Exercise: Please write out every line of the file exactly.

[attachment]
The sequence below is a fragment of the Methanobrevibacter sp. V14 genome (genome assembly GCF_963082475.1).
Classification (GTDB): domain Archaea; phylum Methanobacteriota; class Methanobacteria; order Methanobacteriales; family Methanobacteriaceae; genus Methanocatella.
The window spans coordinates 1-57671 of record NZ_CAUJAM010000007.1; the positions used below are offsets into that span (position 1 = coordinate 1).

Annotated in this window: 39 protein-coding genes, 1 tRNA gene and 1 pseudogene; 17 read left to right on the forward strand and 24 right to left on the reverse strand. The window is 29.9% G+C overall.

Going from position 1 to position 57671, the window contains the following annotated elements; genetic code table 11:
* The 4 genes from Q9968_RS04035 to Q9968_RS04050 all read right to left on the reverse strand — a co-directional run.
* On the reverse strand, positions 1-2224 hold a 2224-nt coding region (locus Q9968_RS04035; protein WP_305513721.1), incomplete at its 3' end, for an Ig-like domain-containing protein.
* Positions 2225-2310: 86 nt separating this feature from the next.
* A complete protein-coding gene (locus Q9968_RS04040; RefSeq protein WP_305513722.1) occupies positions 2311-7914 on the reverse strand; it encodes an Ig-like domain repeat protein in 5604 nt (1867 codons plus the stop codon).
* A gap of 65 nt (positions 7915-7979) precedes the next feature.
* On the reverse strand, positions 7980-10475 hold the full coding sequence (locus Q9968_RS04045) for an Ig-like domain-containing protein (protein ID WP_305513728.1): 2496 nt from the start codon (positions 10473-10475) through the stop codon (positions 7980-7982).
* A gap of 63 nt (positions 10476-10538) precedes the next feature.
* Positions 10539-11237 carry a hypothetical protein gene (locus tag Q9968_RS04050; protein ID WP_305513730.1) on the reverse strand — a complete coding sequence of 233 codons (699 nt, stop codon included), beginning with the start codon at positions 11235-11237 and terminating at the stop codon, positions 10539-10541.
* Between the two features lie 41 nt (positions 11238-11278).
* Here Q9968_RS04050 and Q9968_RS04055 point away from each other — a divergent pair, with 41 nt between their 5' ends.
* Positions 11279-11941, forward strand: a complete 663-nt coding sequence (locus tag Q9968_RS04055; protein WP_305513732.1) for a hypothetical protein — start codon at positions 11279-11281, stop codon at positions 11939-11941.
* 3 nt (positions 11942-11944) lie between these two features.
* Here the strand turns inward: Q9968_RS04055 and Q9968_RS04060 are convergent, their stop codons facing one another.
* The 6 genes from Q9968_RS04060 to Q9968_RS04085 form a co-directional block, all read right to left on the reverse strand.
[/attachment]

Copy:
The sequence below is a fragment of the Methanobrevibacter sp. V14 genome (genome assembly GCF_963082475.1).
Classification (GTDB): domain Archaea; phylum Methanobacteriota; class Methanobacteria; order Methanobacteriales; family Methanobacteriaceae; genus Methanocatella.
The window spans coordinates 1-57671 of record NZ_CAUJAM010000007.1; the positions used below are offsets into that span (position 1 = coordinate 1).

Annotated in this window: 39 protein-coding genes, 1 tRNA gene and 1 pseudogene; 17 read left to right on the forward strand and 24 right to left on the reverse strand. The window is 29.9% G+C overall.

Going from position 1 to position 57671, the window contains the following annotated elements; genetic code table 11:
* The 4 genes from Q9968_RS04035 to Q9968_RS04050 all read right to left on the reverse strand — a co-directional run.
* On the reverse strand, positions 1-2224 hold a 2224-nt coding region (locus Q9968_RS04035; protein WP_305513721.1), incomplete at its 3' end, for an Ig-like domain-containing protein.
* Positions 2225-2310: 86 nt separating this feature from the next.
* A complete protein-coding gene (locus Q9968_RS04040; RefSeq protein WP_305513722.1) occupies positions 2311-7914 on the reverse strand; it encodes an Ig-like domain repeat protein in 5604 nt (1867 codons plus the stop codon).
* A gap of 65 nt (positions 7915-7979) precedes the next feature.
* On the reverse strand, positions 7980-10475 hold the full coding sequence (locus Q9968_RS04045) for an Ig-like domain-containing protein (protein ID WP_305513728.1): 2496 nt from the start codon (positions 10473-10475) through the stop codon (positions 7980-7982).
* A gap of 63 nt (positions 10476-10538) precedes the next feature.
* Positions 10539-11237 carry a hypothetical protein gene (locus tag Q9968_RS04050; protein ID WP_305513730.1) on the reverse strand — a complete coding sequence of 233 codons (699 nt, stop codon included), beginning with the start codon at positions 11235-11237 and terminating at the stop codon, positions 10539-10541.
* Between the two features lie 41 nt (positions 11238-11278).
* Here Q9968_RS04050 and Q9968_RS04055 point away from each other — a divergent pair, with 41 nt between their 5' ends.
* Positions 11279-11941, forward strand: a complete 663-nt coding sequence (locus tag Q9968_RS04055; protein WP_305513732.1) for a hypothetical protein — start codon at positions 11279-11281, stop codon at positions 11939-11941.
* 3 nt (positions 11942-11944) lie between these two features.
* Here the strand turns inward: Q9968_RS04055 and Q9968_RS04060 are convergent, their stop codons facing one another.
* The 6 genes from Q9968_RS04060 to Q9968_RS04085 form a co-directional block, all read right to left on the reverse strand.